Mobile phones 'may be a risk to children's health'

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Indy Lifestyle Online

Parents will be urged by health ministers to restrict the use of mobile phones by their children after the publication today of a scientific report raising the possibility of health risks.

Parents will be urged by health ministers to restrict the use of mobile phones by their children after the publication today of a scientific report raising the possibility of health risks.

The report by Sir William Stewart of Tayside University will recommend that children should be discouraged from excessive use of mobile phones - one of the most important fashion accessories in today's school playground.

The leaking of the report has embarrassed the Government, coming only a week after an auction for mobile telephone licences netted the Chancellor £22.5bn. Some mobile phone companies were extremely annoyed about the speculation over safety fears.

Alan Milburn, the Secretary of State for Health, is expected to stress that the report finds no conclusive evidence that health can be damaged by mobile phones. He will announce that Liam Donaldson, the chief medical officer, is to draw up guidelines on whether there should be a voluntary age limit on the use of mobile phones, and limits to the amount of use.

The report was ordered by the Government after scares were raised about the thermal effects of mobile phones. Children are believed to be more susceptible because their skulls are thinner, allowing their brains to absorb more radiation.

About 25 per cent of Britain's 24 million mobile phone users are under 18 and the figure is expected to rise with the new generation of phones allowing e-mail and internet access, which are expected to appeal to the younger end of the market.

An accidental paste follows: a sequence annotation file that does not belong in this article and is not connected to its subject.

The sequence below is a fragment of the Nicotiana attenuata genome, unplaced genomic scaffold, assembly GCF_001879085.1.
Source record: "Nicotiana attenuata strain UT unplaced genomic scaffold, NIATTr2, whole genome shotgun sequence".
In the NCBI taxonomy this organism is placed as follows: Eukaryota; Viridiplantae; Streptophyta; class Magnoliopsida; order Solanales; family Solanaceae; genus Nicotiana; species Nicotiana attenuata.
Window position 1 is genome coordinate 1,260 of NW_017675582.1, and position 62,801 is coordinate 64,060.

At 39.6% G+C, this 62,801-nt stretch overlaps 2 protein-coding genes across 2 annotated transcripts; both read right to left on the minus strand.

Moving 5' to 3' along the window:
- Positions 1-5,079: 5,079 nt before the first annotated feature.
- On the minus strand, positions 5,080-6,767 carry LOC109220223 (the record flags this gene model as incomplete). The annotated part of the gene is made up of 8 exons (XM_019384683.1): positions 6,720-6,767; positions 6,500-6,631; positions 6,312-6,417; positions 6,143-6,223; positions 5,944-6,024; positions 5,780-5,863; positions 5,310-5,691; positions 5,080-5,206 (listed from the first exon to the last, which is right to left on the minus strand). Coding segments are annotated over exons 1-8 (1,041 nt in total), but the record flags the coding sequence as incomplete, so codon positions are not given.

The report is expected to say that for the majority of people, reasonable mobile phone use should not cause any adverse health consequences, but that the jury is still out on possible links with a variety of effects including headaches, earaches, skin problems, concentration and short-term memory problems.

Last month the Consumers' Association published research which showed hands-free kits - promoted as a way of reducing microwave interference on the brain - could actually amplify the energy and channel it directly into the caller's head. That finding was disputed by the telephone companies.

Stricter planning controls on the siting of transmitter masts for mobile phone networks away from schools, hospitals and residential areas are also likely.

The Conservative Environment spokesman, ArchieNorman, challenged the Government to back the report if it made such a call.

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